List of John Benjamins publications for which Alban Lemasson plays a role.
Public attitude influences actors’ visual orientation*: A pilot experimental study. Interaction Studies 21:3, pp. 428–4392020.
Human emotions guide verbal and non-verbal behaviour during social encounters. During public performances, performers’ emotions can be affected directly by an audience’s attitude. The valence of the emotional state (positive or negative) of a broad range of animal species is known to be associated… read more | Article
Voice features of telephone operators predict auditory preferences of consumers. Interaction Studies 17:1, pp. 77–972016.
What makes a human voice agreeable is a matter of scientific discussion. Whereas prosody was shown to play a role regarding “male-female” attraction, the impact of frequency modulations in “non-sexual”, notably commercial, contexts has attracted little attention. Another point unaddressed in the… read more | Article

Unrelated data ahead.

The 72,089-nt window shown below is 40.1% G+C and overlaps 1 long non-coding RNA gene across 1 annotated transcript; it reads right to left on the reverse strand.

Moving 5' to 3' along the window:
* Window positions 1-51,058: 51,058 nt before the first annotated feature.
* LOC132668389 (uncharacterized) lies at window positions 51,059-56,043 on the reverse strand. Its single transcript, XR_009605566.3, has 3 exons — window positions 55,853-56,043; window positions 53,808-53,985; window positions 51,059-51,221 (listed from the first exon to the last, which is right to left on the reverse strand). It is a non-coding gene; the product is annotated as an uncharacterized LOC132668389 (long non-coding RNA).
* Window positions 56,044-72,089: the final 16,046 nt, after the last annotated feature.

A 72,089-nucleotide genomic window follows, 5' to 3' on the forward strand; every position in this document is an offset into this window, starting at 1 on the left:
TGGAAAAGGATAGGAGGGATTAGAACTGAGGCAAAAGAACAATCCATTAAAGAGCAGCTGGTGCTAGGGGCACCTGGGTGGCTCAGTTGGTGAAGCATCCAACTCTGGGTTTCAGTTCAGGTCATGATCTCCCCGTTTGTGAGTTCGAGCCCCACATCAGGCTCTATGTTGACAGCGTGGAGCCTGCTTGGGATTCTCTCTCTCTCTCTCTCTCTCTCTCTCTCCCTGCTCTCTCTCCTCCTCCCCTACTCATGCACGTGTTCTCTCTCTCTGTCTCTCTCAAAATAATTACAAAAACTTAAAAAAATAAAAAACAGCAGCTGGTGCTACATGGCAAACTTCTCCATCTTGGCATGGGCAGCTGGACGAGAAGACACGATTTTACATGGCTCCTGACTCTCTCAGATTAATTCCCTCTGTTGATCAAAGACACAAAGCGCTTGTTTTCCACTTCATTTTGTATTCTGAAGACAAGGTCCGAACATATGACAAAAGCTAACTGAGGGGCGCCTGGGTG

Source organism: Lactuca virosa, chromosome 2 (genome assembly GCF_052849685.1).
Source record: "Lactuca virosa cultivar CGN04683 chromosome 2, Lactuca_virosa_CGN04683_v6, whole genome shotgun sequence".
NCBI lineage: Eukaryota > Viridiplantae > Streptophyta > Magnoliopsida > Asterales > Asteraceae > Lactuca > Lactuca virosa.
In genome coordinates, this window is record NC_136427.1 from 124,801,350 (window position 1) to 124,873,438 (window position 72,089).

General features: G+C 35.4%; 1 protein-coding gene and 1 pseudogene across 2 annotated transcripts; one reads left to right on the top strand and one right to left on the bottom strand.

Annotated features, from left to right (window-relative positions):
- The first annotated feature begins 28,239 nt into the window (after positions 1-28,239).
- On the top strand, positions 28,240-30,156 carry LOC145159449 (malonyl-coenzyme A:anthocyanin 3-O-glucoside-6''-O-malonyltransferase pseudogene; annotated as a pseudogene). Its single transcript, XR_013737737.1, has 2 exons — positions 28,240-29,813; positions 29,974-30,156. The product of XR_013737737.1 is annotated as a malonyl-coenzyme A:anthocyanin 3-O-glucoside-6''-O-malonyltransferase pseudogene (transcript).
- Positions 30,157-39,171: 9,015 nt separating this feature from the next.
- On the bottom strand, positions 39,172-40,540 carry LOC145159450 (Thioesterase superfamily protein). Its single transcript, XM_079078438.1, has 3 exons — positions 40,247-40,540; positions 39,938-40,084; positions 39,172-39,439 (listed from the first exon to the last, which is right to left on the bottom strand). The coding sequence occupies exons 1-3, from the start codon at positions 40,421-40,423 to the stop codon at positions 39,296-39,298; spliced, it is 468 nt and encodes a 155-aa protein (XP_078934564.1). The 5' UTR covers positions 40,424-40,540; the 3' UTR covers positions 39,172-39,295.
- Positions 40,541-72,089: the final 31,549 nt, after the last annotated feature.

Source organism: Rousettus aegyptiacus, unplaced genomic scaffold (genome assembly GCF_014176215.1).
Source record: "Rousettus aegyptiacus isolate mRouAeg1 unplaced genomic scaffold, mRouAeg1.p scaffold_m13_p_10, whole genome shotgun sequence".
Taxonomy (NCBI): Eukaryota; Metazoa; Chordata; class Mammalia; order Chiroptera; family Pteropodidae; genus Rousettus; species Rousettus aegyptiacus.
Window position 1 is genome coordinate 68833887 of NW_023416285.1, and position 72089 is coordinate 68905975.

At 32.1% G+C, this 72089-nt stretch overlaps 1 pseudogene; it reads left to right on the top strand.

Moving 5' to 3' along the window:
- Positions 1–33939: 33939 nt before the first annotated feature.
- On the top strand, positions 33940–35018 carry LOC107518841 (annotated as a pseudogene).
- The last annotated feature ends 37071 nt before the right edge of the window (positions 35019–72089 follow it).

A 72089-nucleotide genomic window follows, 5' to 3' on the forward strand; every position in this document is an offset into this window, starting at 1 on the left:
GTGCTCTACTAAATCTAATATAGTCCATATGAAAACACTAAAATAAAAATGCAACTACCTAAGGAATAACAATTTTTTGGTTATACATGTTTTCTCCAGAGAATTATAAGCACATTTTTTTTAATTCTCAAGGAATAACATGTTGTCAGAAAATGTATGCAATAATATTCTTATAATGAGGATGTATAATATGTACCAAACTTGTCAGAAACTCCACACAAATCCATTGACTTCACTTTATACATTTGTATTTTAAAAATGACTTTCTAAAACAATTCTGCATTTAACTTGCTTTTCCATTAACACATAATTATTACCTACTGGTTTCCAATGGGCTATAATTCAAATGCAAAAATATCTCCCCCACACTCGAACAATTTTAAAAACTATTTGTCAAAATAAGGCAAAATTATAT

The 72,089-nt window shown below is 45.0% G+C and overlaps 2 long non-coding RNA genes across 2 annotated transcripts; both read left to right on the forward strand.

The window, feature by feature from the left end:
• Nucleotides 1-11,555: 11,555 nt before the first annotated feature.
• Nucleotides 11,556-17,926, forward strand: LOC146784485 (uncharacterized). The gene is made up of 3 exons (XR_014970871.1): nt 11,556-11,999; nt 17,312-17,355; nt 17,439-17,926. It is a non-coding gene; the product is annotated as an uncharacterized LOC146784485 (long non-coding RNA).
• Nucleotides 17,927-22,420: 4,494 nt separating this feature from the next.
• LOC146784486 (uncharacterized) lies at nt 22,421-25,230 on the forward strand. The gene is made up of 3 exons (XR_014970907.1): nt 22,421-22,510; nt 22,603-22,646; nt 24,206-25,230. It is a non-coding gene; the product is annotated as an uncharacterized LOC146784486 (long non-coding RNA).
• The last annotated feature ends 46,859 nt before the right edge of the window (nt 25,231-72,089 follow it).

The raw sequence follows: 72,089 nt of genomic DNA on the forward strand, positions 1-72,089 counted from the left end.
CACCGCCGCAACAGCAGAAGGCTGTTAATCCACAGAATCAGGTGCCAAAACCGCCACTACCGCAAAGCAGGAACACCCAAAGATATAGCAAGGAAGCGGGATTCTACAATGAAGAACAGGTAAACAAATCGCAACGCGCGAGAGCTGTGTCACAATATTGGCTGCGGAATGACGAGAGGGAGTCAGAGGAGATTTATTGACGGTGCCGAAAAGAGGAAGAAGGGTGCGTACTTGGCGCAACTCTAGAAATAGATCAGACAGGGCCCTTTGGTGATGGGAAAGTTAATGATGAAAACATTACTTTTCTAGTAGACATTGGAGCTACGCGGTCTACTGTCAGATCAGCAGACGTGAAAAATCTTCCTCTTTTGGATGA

What can forest guenons “tell” us about the origin of language?. Primate Communication and Human Language: Vocalisation, gestures, imitation and deixis in humans and non-humans, Vilain, Anne, Jean-Luc Schwartz, Christian Abry and Jacques Vauclair (eds.), pp. 39–702011.
Human language is by far the most elaborated communication system, but talking, like any behaviour, has not left any clear physical signs of its evolution. Although plausible but quantitatively limited explanations can be drawn from archaeological studies, we will probably never find real direct… read more | Article
The primate roots of human language: Primate vocal behaviour and cognition in the wild. Becoming Eloquent: Advances in the emergence of language, human cognition, and modern cultures, d'Errico, Francesco and Jean-Marie Hombert (eds.), pp. 235–2662009.
Our research describes the natural communication in different primates, as well as their underlying cognitive abilities. We are interested in the communication skills and social cognition of monkeys and apes in their natural habitats. For this purpose, we observe wild groups in Africa and Asia… read more | Article